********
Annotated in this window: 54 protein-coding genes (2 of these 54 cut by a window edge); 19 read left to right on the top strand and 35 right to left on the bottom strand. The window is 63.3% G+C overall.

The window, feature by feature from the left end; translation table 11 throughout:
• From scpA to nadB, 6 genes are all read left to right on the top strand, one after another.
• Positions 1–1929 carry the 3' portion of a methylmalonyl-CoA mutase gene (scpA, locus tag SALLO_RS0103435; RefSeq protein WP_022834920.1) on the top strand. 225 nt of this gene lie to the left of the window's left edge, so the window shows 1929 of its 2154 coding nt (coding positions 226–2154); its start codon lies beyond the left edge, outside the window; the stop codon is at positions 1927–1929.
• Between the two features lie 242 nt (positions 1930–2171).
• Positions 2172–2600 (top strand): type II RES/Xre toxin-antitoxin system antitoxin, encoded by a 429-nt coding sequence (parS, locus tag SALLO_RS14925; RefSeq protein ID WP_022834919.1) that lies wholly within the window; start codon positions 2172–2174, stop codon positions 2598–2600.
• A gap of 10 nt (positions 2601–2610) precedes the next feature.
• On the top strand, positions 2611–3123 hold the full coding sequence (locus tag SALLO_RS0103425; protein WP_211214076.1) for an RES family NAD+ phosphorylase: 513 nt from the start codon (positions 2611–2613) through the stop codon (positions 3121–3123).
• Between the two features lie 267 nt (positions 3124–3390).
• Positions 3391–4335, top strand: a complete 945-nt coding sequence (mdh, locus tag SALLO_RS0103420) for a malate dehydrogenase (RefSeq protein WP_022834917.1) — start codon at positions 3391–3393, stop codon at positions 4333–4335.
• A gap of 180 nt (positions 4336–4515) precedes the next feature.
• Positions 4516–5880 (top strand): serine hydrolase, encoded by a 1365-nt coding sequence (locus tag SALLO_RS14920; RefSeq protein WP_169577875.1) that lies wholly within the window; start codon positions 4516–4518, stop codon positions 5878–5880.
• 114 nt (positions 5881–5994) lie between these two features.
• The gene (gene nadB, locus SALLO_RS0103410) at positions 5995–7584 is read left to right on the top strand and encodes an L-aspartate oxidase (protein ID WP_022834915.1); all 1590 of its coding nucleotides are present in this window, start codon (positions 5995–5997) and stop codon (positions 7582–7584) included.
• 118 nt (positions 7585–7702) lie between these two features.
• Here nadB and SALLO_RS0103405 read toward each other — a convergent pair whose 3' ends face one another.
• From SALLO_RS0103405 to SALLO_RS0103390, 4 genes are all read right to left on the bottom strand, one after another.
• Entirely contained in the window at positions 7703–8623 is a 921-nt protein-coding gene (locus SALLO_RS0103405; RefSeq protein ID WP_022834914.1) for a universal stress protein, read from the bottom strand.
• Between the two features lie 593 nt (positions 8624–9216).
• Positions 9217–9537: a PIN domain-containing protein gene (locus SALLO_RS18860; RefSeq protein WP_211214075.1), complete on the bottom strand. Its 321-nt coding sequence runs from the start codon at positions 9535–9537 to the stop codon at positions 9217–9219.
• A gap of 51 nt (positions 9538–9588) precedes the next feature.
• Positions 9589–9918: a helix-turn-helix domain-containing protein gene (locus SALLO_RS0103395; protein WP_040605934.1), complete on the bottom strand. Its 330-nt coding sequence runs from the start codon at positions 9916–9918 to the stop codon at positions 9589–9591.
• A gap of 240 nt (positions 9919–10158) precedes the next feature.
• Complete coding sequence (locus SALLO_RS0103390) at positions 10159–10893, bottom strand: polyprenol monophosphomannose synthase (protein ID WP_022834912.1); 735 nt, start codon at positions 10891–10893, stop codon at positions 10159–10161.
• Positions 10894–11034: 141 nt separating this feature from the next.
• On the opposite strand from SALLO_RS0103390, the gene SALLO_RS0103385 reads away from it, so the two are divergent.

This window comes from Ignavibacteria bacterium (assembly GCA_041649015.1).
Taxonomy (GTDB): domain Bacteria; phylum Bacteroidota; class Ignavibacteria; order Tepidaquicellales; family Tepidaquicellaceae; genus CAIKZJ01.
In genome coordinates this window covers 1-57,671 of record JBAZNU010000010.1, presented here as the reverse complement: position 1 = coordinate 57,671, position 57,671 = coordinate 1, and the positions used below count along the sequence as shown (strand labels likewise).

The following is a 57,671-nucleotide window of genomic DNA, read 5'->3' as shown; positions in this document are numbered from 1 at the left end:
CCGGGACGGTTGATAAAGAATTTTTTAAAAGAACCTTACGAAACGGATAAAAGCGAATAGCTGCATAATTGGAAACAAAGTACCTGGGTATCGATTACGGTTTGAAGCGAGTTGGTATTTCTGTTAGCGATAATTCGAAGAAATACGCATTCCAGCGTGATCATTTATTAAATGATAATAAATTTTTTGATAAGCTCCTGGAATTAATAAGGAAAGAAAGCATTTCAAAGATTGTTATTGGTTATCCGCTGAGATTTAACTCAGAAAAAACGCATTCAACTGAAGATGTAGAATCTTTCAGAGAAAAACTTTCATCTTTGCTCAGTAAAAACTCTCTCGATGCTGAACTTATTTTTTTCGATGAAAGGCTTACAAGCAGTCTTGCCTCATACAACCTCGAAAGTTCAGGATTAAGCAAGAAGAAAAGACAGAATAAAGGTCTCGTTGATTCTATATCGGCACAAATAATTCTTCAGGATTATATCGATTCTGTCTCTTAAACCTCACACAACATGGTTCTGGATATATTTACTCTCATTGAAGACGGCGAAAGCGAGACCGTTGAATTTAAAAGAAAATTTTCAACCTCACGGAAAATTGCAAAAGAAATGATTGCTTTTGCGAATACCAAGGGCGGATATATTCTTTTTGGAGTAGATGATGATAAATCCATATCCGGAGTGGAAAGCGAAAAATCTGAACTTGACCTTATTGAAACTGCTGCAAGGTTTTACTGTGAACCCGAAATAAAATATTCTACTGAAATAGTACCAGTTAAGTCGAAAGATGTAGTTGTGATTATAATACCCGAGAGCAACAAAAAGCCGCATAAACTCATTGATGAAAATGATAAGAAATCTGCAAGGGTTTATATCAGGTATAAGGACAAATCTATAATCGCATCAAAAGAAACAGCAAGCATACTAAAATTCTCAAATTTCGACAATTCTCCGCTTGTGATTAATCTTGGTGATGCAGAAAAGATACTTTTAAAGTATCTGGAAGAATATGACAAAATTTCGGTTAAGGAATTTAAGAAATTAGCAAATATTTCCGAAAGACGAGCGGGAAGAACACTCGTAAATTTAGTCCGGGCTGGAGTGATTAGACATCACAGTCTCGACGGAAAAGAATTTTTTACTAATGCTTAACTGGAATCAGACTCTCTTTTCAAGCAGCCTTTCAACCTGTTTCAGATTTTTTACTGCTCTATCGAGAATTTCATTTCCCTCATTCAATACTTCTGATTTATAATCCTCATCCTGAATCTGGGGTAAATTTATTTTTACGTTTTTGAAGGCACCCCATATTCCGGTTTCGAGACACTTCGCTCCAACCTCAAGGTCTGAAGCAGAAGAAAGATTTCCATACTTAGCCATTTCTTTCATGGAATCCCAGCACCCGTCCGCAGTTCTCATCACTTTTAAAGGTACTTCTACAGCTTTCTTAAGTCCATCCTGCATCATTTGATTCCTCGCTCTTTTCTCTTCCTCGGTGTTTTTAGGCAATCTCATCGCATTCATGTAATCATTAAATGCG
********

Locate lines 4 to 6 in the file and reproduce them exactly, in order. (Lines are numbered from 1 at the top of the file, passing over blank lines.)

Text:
• Positions 1–1929 carry the 3' portion of a methylmalonyl-CoA mutase gene (scpA, locus tag SALLO_RS0103435; RefSeq protein WP_022834920.1) on the top strand. 225 nt of this gene lie to the left of the window's left edge, so the window shows 1929 of its 2154 coding nt (coding positions 226–2154); its start codon lies beyond the left edge, outside the window; the stop codon is at positions 1927–1929.
• Between the two features lie 242 nt (positions 1930–2171).
• Positions 2172–2600 (top strand): type II RES/Xre toxin-antitoxin system antitoxin, encoded by a 429-nt coding sequence (parS, locus tag SALLO_RS14925; RefSeq protein ID WP_022834919.1) that lies wholly within the window; start codon positions 2172–2174, stop codon positions 2598–2600.